In my previous post I introduced the role of Scrum Master. And it is pretty clear that being a Scrum Master is no easy job. This person has to keep changing styles and stances as and when needed. However, when someone with not enough knowledge or experience picks up this hat, it often leads to Scrum Master Anti Patterns.
In this post I am sharing the anti-patterns and its pitfalls that I experienced, there could be more.
Anti-pattern: Scrum Master as a technical lead
This person has played a role of technical lead for quite long. Is well aware of the technology and also understands the business domain very well. When the team was transitioning to Scrum, this person gets into the role of Scrum Master; however has not yet let go off the old behaviour. This person keeps on making decisions for the team. Pushes technical choices on the team. Influences the estimates given by the team. In short, still plays the role of technical lead.
- Team becomes more dependent on this one person.
- Team may not be able to take decisions in absence of this person.
- Impacts the self-organisation of the team.
- No ownership within the team.
Anti Pattern: Go between the Product Owner and Development Team
The Scrum Master becomes the point of contact between the Product Owner and the Development Team. Any clarifications the Development team seeks or if the Product Owner has any doubts for the development team, Scrum Master is seeked first. Every information between the Product Owner and Development Teams runs through the Scrum Master only. No direct channel between the PO and DT is established.
- Information may be lost.
- Self-organization gets impacted.
- Collaboration is impacted.
- Delay in response, either team waits for SM to get information from PO or vice-versa.
Anti-pattern: Scrum Master is incompetent
The Scrum Master has to wear multiple hats as per the need of the situation. If this person is incompetent then he/she would struggle to juggle between the different styles and stances. When this happens Scrum Master may become indecisive as he/she may not have the right knowledge and experience to help the team.
- Lack of understanding of Scrum in the team.
- Loss of trust between the Scrum Master and the PO/Development Team
- Scrum Master being incompetent himself/herself, will not be able to create the culture of accountability.
Anti-pattern: Scrum Master acts as a Manager
Scrum Master is not a “Manager” and this message needs to be well understood. Most often when we say SM is a management position; people tend to associate it with the traditional manager and they tend to behave like traditional managers. I have seen in my personal experience where the bearers of this role conduct one-on-one formal meetings with Development Team members to identify and create their career path; talk about their promotions and so on.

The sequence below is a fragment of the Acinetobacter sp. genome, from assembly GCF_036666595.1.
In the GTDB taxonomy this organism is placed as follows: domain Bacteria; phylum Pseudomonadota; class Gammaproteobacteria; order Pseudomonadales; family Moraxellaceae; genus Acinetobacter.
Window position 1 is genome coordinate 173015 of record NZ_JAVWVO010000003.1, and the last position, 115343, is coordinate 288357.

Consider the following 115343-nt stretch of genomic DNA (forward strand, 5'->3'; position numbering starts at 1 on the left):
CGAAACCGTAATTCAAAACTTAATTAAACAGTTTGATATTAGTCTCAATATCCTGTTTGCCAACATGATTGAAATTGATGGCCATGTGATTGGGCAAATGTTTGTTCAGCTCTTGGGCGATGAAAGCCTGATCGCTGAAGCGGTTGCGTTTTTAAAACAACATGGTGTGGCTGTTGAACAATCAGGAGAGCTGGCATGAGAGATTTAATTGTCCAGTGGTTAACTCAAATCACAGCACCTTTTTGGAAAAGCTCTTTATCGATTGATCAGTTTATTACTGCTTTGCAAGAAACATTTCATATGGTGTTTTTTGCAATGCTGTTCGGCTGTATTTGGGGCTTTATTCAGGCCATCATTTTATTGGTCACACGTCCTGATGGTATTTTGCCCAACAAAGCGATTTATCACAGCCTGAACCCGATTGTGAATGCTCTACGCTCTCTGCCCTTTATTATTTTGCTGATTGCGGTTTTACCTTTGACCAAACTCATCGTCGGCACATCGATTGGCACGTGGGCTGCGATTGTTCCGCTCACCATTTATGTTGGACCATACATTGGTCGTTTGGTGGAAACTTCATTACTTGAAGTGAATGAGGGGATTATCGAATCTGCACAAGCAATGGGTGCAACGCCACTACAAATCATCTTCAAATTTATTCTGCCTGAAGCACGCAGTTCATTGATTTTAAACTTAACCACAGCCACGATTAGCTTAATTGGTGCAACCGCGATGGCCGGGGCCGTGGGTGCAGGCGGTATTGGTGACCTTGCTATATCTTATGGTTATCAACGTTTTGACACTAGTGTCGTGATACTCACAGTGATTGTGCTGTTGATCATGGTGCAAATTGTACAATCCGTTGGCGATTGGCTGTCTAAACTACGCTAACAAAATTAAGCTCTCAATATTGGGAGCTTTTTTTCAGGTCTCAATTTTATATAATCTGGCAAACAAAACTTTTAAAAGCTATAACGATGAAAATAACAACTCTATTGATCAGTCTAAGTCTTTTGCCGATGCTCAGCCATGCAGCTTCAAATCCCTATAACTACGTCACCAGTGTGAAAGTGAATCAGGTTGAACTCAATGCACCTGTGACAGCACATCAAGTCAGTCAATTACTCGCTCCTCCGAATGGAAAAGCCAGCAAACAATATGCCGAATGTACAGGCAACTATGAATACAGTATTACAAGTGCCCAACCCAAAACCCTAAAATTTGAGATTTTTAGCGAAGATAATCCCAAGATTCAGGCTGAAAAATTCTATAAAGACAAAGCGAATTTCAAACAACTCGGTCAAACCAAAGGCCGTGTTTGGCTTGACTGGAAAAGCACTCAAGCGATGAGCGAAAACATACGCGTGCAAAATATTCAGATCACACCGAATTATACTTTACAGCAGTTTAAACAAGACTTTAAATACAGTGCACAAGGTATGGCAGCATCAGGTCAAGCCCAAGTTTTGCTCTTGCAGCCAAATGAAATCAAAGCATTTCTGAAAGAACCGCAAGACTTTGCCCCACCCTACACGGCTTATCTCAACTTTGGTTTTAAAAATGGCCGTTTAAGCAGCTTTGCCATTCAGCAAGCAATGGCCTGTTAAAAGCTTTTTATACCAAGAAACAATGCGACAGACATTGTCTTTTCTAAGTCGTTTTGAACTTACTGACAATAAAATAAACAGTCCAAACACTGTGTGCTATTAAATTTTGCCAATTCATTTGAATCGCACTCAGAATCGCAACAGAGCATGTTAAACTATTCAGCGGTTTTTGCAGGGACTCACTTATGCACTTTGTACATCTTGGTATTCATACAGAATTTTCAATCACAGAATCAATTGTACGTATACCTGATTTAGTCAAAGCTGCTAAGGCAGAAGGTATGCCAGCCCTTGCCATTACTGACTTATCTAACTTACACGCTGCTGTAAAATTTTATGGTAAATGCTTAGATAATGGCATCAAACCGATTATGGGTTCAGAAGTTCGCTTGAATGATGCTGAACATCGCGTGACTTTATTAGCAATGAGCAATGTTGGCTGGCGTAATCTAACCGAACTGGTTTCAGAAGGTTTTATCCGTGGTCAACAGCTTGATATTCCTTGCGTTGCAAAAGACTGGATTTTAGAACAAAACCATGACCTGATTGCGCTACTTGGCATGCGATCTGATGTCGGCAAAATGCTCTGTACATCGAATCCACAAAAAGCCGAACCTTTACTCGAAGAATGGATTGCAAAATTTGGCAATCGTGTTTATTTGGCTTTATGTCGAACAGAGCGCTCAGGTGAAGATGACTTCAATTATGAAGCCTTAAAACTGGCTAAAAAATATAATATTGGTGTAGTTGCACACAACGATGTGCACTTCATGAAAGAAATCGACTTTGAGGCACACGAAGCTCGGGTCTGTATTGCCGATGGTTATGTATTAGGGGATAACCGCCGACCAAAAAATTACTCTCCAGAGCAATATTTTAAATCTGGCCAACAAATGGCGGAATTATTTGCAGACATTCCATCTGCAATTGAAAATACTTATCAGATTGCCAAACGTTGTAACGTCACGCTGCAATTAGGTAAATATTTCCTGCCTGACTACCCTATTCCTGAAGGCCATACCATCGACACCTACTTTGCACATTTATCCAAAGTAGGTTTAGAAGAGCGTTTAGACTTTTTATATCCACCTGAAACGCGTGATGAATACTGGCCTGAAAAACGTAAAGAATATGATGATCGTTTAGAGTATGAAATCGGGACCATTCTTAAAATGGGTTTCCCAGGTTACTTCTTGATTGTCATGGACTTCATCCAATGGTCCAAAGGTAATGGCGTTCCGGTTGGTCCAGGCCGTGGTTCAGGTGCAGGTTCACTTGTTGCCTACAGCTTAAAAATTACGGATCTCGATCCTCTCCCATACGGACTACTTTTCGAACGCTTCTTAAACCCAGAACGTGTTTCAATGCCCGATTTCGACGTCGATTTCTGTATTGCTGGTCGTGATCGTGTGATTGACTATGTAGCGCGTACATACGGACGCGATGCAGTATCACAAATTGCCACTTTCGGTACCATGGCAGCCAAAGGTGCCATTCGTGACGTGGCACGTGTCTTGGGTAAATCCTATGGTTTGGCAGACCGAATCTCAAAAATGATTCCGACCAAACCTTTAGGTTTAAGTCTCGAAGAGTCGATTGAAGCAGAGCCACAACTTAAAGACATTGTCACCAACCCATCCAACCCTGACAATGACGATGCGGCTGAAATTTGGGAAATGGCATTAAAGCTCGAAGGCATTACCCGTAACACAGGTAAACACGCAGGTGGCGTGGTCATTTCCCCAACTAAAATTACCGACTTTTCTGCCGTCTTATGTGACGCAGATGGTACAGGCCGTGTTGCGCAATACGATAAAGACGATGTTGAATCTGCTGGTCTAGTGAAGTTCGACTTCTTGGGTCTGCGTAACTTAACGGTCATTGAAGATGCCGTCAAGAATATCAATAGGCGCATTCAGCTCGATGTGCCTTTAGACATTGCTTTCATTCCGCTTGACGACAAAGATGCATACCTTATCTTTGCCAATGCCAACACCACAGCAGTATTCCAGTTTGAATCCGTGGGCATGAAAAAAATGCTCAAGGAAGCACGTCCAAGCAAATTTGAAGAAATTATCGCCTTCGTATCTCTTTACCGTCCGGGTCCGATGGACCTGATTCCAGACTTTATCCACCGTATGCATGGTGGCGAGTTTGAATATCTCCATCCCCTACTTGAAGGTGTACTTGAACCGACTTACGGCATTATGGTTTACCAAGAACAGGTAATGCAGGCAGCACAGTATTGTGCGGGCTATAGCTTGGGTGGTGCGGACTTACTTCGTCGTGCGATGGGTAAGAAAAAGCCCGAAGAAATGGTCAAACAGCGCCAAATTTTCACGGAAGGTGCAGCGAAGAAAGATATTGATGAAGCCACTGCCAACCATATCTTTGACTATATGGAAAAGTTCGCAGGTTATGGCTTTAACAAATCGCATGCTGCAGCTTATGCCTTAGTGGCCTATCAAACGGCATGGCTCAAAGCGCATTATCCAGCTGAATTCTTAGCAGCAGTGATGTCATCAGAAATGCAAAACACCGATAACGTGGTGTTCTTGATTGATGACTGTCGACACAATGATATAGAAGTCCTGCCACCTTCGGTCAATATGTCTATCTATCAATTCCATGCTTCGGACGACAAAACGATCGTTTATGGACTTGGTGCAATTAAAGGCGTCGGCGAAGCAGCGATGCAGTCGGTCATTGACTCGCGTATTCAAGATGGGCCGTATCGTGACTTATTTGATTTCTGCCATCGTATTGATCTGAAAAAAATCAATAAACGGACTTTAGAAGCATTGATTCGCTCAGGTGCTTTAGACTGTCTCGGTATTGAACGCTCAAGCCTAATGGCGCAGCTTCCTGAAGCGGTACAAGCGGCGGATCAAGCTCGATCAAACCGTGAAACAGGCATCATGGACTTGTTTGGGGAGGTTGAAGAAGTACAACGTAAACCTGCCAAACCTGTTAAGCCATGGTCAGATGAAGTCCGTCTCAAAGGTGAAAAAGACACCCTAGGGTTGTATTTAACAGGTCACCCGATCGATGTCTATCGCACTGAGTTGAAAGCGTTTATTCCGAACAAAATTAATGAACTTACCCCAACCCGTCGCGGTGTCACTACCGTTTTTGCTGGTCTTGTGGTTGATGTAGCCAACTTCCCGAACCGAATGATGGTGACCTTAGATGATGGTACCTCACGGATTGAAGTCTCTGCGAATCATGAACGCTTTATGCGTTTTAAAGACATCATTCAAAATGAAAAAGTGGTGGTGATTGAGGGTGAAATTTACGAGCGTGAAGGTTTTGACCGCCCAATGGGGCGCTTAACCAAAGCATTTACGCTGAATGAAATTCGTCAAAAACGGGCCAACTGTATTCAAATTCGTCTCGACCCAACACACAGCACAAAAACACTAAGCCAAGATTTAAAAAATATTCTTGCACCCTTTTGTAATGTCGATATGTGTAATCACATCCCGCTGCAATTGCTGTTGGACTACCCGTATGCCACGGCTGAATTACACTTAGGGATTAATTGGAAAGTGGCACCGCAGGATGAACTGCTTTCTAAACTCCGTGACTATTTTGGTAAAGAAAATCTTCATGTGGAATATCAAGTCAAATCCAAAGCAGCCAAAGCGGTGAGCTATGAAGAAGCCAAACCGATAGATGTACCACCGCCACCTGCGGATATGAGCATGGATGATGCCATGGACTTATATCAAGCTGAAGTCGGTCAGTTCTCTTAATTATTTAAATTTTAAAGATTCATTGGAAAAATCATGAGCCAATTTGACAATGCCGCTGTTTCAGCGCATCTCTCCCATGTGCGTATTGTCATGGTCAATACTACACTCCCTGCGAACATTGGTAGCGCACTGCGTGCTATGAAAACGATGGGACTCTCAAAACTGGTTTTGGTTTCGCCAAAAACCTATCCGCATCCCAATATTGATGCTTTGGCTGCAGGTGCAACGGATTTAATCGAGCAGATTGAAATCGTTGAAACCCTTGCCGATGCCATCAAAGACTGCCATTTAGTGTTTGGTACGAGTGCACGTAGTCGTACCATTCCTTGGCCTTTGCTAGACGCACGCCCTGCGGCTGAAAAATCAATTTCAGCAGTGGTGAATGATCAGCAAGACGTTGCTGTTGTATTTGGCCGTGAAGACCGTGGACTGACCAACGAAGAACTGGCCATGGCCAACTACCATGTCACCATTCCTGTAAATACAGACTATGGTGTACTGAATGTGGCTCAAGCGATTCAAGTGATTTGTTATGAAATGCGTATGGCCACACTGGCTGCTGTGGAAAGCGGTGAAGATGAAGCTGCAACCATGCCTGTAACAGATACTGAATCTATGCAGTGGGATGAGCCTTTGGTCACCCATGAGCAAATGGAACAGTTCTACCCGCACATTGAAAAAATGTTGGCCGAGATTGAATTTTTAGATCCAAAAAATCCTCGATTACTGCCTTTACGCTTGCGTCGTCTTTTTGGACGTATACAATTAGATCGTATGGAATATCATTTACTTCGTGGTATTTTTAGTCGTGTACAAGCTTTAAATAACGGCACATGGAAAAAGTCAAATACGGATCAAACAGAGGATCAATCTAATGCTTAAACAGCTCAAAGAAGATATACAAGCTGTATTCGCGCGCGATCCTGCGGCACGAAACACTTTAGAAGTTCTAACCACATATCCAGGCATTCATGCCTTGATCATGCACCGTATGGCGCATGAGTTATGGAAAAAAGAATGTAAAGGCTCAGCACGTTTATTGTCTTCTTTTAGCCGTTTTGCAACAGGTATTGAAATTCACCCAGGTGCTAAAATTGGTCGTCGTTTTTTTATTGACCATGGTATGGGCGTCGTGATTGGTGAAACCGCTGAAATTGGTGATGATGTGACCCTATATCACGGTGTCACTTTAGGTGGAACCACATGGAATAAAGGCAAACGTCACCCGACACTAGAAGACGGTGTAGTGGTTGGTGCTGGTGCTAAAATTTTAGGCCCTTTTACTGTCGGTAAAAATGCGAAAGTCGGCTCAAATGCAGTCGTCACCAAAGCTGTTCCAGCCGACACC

- Development Team doesn’t feel the Scrum Master as a part of their team.
- Development team is hesitant to share their challenges.
- SM acts as a person with authority.
Anti-pattern: Silent Scrum Master
This is a very problematic anti-pattern. In this situation, the Scrum Master is always silent. This person does not contributes to the team in any way. He/She is more of a loner, aloof from the team staying in his/her own world. Being a loner makes the Scrum Master defensive. He/She believes only what they think is right, they do not socialize or take support from organizational structures like CoE, peer Scrum Masters etc.
- Knowledge is limited.
- They become rigid; don’t want to change.
- Their perspectives are limited and can’t do much for the team.
Anti-pattern: “Happy-go-Lucky” Scrum Master
This Scrum Master believes in self-organization of the team to such an extent that the Development Team has no boundaries. There is no respect for the principles and rules of Scrum. No respect for time-boxes; for scrum values; for events and for the roles. The team becomes indisciplined and complacent; doesn’t believe in the purpose of Scrum. Product Owner breaks his/her boundaries; pushes team to unethical behaviours; doesn’t respect teams choices and so on.
In short, the SM forgets that self-organisation happens within boundaries; self-organisation does not mean that everyone is free to do what they want or like.
- Indiscipline within the team.
- No collective ownership.
- Lack of accountability towards team.
- No common vision or purpose of the team.
- Lack of clarity why we are building a product.
Anti-pattern: Scrum Master is also the Product Owner
The SM is also the Product Owner for the team. This person is now responsible for making the Product successful as well as creating a safe-environment for the team.
- Conflict of interests.
- Pushing things down the development team.
- Not allowing teams to self-organise to select the work they want to do keeping in mind PO priorities.
- Development team may not open up about product challenges not being sure to whom they are expressing their concerns.
Anti-pattern: No respect for the Scrum Framework
Someone has taken up the role because there was a transition within the organisation. This person does not believe in Scrum framework, Scrum values or the rules of Scrum.
- No encouragement for the team/organisation to adopt Scrum.
- Lack of trust and transparency.
- SM directs the team.
- Falling back to traditional mindset.
- Not embracing change.
- No belief in the possible product, incremental and iterative delivery model.
If you find yourself in any of the above situations as a Scrum Master, it is a high time for you to inspect and adapt.